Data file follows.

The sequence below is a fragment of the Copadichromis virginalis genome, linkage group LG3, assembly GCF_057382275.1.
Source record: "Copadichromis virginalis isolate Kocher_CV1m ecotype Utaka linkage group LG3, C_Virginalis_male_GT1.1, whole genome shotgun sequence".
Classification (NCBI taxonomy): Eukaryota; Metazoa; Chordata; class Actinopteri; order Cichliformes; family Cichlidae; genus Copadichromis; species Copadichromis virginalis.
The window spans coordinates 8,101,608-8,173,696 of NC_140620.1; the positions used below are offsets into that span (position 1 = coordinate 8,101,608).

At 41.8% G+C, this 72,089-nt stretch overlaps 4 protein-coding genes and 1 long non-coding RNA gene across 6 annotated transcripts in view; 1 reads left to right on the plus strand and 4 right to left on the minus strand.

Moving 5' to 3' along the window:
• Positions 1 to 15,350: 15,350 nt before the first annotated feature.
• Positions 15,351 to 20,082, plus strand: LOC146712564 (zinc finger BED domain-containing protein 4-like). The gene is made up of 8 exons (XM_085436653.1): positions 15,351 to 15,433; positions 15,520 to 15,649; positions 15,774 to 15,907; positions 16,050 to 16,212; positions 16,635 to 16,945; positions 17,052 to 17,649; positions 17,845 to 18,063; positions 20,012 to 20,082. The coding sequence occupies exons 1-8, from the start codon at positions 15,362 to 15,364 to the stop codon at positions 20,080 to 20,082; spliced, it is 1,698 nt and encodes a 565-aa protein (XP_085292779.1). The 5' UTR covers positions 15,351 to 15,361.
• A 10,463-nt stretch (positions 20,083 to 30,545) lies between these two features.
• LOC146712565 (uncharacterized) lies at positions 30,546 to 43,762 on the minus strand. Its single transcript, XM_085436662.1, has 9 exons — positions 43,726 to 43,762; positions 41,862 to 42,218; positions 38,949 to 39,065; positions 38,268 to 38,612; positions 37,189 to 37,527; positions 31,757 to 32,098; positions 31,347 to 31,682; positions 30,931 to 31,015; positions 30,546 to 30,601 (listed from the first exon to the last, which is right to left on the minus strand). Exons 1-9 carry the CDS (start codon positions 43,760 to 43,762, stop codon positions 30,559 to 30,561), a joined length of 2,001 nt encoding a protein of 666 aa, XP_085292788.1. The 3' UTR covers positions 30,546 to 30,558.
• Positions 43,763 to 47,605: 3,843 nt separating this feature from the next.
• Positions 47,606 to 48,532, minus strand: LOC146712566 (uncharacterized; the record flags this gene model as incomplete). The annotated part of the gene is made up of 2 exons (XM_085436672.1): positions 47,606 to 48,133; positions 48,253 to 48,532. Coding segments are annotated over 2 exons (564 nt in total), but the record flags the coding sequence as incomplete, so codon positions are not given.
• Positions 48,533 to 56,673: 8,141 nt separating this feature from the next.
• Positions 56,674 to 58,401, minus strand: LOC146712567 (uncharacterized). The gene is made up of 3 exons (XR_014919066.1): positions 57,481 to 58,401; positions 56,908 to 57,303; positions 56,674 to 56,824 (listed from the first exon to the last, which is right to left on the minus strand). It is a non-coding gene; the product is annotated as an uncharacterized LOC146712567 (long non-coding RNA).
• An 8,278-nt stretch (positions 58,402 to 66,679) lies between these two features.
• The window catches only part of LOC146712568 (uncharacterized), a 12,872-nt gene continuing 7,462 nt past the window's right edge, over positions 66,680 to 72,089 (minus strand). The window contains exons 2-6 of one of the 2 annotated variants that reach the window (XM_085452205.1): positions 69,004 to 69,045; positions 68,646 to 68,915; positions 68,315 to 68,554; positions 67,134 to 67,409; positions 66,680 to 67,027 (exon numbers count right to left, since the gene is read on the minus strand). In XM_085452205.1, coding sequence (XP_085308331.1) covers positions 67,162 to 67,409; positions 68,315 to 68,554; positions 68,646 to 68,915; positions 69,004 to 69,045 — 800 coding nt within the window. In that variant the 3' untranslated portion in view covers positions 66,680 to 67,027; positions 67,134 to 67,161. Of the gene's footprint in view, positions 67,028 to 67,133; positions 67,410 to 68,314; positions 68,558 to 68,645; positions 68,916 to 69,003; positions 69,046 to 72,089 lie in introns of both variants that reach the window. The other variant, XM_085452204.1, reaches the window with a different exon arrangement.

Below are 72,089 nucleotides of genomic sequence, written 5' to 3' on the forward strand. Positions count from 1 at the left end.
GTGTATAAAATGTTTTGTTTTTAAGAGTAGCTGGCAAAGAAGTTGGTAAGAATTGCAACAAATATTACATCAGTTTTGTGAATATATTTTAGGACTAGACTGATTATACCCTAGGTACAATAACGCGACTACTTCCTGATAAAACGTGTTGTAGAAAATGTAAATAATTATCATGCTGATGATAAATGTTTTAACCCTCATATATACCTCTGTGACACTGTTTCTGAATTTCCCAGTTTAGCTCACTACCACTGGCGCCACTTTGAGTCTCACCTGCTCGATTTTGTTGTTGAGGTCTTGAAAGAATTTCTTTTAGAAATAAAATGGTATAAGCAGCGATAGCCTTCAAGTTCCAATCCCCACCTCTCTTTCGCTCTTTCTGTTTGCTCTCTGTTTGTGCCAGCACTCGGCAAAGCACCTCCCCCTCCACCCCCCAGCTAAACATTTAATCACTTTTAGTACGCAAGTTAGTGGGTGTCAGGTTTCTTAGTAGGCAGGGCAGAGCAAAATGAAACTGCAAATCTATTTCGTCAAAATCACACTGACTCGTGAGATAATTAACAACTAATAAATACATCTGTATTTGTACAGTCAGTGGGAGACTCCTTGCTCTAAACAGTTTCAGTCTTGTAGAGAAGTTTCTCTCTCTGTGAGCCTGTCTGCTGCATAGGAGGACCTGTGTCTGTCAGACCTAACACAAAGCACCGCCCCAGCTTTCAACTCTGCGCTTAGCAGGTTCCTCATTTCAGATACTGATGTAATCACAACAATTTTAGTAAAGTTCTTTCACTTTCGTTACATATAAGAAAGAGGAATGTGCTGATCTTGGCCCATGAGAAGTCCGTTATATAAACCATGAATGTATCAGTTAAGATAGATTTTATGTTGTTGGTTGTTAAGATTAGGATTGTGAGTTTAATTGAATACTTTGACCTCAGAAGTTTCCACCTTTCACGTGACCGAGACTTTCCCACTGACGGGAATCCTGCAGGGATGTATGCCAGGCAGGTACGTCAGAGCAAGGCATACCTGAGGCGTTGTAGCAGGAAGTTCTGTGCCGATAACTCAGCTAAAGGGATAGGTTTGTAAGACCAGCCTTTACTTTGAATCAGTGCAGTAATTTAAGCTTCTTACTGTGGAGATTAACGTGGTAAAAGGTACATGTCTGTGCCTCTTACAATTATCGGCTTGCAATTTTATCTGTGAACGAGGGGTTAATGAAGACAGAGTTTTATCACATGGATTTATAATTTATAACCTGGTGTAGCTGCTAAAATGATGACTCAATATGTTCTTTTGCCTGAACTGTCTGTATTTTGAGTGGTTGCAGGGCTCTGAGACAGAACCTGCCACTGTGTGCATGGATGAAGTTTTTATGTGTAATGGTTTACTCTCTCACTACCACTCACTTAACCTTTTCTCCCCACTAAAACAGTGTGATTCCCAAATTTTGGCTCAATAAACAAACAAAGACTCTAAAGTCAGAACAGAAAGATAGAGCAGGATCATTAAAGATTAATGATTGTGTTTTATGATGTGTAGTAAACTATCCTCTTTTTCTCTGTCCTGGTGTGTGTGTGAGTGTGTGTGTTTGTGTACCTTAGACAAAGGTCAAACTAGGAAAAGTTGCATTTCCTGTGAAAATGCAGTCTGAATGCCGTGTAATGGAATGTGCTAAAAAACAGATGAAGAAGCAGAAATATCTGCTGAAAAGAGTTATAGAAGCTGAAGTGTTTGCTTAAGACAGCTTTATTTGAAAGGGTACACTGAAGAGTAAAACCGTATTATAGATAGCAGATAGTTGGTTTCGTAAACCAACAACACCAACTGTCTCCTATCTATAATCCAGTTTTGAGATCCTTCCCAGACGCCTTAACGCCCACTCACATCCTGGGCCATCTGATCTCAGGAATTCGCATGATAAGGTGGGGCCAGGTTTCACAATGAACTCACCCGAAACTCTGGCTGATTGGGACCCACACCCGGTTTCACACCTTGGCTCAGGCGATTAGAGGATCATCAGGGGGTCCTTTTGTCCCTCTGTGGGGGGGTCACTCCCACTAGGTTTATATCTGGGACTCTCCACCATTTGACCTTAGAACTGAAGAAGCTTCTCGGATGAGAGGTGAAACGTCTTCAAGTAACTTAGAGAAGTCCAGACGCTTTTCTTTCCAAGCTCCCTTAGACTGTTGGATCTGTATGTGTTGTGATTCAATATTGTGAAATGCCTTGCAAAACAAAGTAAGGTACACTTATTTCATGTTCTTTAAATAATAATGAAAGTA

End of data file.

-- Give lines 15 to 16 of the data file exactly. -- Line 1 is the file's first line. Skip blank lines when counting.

• An 8,278-nt stretch (positions 58,402 to 66,679) lies between these two features.
• The window catches only part of LOC146712568 (uncharacterized), a 12,872-nt gene continuing 7,462 nt past the window's right edge, over positions 66,680 to 72,089 (minus strand). The window contains exons 2-6 of one of the 2 annotated variants that reach the window (XM_085452205.1): positions 69,004 to 69,045; positions 68,646 to 68,915; positions 68,315 to 68,554; positions 67,134 to 67,409; positions 66,680 to 67,027 (exon numbers count right to left, since the gene is read on the minus strand). In XM_085452205.1, coding sequence (XP_085308331.1) covers positions 67,162 to 67,409; positions 68,315 to 68,554; positions 68,646 to 68,915; positions 69,004 to 69,045 — 800 coding nt within the window. In that variant the 3' untranslated portion in view covers positions 66,680 to 67,027; positions 67,134 to 67,161. Of the gene's footprint in view, positions 67,028 to 67,133; positions 67,410 to 68,314; positions 68,558 to 68,645; positions 68,916 to 69,003; positions 69,046 to 72,089 lie in introns of both variants that reach the window. The other variant, XM_085452204.1, reaches the window with a different exon arrangement.